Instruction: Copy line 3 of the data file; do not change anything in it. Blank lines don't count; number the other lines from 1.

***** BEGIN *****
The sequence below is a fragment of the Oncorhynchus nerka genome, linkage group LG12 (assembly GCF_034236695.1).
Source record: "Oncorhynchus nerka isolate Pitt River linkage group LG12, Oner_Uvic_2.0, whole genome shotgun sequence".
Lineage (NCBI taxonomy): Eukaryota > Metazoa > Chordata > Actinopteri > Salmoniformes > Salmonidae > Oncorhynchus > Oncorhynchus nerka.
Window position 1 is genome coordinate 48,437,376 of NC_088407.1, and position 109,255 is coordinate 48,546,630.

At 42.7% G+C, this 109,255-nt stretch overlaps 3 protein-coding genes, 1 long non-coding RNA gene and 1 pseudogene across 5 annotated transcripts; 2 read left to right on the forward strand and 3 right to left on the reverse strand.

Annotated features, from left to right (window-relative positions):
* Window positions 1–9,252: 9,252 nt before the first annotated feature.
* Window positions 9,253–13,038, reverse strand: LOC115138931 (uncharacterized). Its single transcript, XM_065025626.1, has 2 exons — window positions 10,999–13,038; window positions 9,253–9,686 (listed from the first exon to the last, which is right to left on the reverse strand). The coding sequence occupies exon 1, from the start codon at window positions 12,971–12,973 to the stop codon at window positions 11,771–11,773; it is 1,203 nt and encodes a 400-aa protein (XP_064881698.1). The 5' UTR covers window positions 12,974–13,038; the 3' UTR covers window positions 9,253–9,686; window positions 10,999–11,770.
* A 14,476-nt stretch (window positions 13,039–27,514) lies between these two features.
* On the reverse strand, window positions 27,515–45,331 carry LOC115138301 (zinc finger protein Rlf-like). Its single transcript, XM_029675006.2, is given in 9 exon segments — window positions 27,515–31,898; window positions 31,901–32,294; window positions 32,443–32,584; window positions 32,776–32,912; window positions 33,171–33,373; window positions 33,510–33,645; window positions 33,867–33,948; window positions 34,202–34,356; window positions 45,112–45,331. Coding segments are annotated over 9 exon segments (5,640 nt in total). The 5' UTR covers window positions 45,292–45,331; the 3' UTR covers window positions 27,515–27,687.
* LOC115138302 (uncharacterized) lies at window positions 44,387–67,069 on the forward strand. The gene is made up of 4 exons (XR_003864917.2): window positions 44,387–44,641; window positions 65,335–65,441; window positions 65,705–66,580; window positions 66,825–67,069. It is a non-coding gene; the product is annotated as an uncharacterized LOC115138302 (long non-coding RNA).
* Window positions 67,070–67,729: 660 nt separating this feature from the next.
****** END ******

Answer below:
Lineage (NCBI taxonomy): Eukaryota > Metazoa > Chordata > Actinopteri > Salmoniformes > Salmonidae > Oncorhynchus > Oncorhynchus nerka.